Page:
Night Vision: Active Infrared vs. Thermal Infrared

Daylight TV cameras, image intensified (I²) night vision devices, and the human eye all see the same thing: reflected visible light.

Unfortunately, we need visual contrast to discern an object from its surroundings and at night there is very little visual contrast to work with. Conventional night vision scopes are great for situational awareness, but they can\’t see in total darkness. Conventional night vision scopes also struggle to penetrate foliage or make a picture at great distances.

The examples below demonstrate how Image
Intensified Night Vision and Thermal Night vision differ.

Active Infrared


Thermal Infrared


Visible Light Camera / Human Vision


Thermal Infrared


Thermal Energy in Day-to-Day Life

Everything we encounter in day-to-day life gives off thermal energy, even ice. The hotter something is, the more thermal energy it emits. This emitted thermal energy is called a heat signature. When two objects next to one another have even subtly different heat signatures, they show up clearly to a thermal imager regardless of lighting conditions.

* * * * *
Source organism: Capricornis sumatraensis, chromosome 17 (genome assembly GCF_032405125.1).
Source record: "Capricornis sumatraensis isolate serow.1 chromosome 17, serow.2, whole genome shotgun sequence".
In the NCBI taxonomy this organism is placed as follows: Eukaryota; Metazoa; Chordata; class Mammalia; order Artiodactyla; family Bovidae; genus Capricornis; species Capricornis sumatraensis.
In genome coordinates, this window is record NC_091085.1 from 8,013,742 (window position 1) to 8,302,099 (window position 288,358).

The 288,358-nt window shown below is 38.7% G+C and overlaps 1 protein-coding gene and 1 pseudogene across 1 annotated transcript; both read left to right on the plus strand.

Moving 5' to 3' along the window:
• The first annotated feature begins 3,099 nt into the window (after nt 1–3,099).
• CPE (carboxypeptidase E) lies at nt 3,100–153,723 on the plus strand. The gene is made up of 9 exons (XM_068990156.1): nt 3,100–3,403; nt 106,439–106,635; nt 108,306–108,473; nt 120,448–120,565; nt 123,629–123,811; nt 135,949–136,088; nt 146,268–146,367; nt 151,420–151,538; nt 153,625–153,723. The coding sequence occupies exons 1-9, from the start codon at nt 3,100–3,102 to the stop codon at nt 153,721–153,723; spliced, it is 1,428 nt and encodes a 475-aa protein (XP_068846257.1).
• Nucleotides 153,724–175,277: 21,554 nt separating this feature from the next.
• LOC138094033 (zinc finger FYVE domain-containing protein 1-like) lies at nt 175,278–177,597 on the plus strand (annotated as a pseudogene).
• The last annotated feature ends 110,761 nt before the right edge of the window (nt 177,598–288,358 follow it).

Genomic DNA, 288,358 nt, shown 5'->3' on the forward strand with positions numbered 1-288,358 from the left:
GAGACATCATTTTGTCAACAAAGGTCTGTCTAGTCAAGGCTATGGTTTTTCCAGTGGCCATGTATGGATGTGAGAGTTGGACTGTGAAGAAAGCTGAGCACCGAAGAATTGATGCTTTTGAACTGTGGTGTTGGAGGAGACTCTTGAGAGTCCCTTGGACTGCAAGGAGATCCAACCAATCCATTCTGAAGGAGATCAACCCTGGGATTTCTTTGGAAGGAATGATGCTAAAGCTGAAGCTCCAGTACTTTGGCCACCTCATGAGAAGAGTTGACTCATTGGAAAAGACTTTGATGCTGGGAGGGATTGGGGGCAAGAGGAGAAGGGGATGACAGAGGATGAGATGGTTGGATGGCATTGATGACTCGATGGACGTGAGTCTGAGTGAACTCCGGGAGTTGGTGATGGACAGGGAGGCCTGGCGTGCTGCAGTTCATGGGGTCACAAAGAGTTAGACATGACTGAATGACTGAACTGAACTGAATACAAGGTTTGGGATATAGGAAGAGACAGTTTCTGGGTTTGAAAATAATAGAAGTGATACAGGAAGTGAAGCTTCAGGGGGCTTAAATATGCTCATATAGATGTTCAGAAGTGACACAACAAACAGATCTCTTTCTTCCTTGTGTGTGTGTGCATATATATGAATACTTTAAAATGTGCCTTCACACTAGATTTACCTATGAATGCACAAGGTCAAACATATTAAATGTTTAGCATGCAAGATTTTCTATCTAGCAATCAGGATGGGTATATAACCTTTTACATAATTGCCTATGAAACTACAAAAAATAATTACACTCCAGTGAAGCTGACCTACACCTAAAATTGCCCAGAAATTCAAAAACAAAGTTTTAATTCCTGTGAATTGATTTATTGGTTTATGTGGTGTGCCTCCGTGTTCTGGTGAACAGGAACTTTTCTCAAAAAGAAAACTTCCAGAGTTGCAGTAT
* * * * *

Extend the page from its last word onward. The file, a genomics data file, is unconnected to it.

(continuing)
Thermal imaging cameras will vary in price depending on the features of the camera. The camera\’s resolution and lens options will often dictate the price. The higher the camera\’s resolution, the better image clarity and detail you will see on images and video.


Binocular vs. Bi-Ocular; know your devices

Seeing the Difference: Binocular vs. Bi-Ocular Thermal Night Vision Cameras


For many people the difference in the words binocular and bi-ocular are not apparent or clear at first. Binocular sights consist of two eye piece channels that deliver a slightly different image to each eye. In return the brain compiles the two images to create one image. When paired with night vision technology this information is relayed to the viewer via two optical channels while amplifying light to display an image.

Bi-Ocular Differences


A bi-ocular night vision thermal imaging camera is composed of two separate eye pieces, but only one optical channel, thus delivering one image to both eyes at the same time.  A bi-ocular thermal camera detects infrared light, which is given off by the heat of an object in view, the microbolometer lens detects heat and displays the thermal image to the viewer.

Benefits of the Bi-Ocular

The benefit of using a FLIR H-Series Bi-Ocular thermal night vision camera during patrol, covert surveillance, or security mission is the extreme sensitivity and low temperature readout. The presence of a suspect or vehicle with a recent source of heat is clearly seen through fog, low light situations, and tree cover.
Available models include the FLIR BHS-X Command and the FLIR BHS- XR Command. Additional FLIR accessories are also available to enhance your detection range.